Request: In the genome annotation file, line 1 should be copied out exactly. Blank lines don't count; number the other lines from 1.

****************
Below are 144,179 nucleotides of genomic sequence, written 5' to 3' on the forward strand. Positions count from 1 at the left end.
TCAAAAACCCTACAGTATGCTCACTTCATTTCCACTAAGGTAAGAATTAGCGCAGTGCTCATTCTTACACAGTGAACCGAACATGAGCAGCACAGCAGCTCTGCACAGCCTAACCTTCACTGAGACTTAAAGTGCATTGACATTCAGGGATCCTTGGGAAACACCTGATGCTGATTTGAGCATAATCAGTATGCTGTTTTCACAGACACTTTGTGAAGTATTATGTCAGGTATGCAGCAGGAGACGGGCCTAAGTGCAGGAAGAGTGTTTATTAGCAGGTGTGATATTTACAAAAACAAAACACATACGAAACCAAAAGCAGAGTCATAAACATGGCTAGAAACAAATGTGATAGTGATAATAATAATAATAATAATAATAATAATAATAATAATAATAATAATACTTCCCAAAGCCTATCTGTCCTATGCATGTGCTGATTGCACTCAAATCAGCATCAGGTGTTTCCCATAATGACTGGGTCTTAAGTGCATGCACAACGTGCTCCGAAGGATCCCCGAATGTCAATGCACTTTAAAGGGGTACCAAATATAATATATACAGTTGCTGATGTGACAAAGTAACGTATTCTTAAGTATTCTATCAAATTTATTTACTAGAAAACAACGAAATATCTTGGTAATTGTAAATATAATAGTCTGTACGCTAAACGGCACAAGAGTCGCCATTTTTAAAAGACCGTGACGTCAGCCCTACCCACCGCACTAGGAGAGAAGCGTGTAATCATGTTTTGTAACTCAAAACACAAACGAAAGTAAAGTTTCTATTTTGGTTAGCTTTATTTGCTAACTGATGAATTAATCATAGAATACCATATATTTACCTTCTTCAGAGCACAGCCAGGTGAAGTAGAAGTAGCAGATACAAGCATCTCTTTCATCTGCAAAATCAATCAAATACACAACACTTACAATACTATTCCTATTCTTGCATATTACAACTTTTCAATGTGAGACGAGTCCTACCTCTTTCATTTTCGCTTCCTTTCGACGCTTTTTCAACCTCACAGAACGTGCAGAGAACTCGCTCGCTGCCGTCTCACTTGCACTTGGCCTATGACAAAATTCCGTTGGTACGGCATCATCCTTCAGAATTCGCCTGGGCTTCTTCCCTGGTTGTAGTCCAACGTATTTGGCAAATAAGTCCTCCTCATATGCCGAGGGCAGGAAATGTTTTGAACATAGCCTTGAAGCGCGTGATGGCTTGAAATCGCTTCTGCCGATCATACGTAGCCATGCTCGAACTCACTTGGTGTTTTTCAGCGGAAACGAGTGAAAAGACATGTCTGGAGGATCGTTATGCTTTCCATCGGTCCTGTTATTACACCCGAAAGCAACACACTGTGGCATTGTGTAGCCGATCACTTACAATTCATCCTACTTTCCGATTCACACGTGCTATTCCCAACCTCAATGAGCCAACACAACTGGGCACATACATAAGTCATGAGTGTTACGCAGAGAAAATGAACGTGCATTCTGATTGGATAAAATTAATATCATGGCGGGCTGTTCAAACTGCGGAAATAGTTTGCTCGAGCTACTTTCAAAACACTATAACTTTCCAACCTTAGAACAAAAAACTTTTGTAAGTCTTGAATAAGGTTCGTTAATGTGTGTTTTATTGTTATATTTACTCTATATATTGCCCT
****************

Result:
Below are 144,179 nucleotides of genomic sequence, written 5' to 3' on the forward strand. Positions count from 1 at the left end.